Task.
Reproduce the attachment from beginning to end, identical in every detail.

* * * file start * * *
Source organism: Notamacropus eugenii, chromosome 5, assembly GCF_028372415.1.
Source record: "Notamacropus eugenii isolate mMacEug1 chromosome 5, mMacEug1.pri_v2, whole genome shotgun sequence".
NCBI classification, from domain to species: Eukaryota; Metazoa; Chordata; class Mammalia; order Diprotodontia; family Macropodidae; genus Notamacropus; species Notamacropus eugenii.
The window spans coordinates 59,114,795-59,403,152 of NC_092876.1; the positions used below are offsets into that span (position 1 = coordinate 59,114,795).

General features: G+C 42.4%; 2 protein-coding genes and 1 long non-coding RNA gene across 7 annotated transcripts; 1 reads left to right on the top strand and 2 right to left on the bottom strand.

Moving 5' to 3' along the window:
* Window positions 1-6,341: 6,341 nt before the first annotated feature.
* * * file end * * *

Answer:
Source organism: Notamacropus eugenii, chromosome 5, assembly GCF_028372415.1.
Source record: "Notamacropus eugenii isolate mMacEug1 chromosome 5, mMacEug1.pri_v2, whole genome shotgun sequence".
NCBI classification, from domain to species: Eukaryota; Metazoa; Chordata; class Mammalia; order Diprotodontia; family Macropodidae; genus Notamacropus; species Notamacropus eugenii.
The window spans coordinates 59,114,795-59,403,152 of NC_092876.1; the positions used below are offsets into that span (position 1 = coordinate 59,114,795).

General features: G+C 42.4%; 2 protein-coding genes and 1 long non-coding RNA gene across 7 annotated transcripts; 1 reads left to right on the top strand and 2 right to left on the bottom strand.

Moving 5' to 3' along the window:
* Window positions 1-6,341: 6,341 nt before the first annotated feature.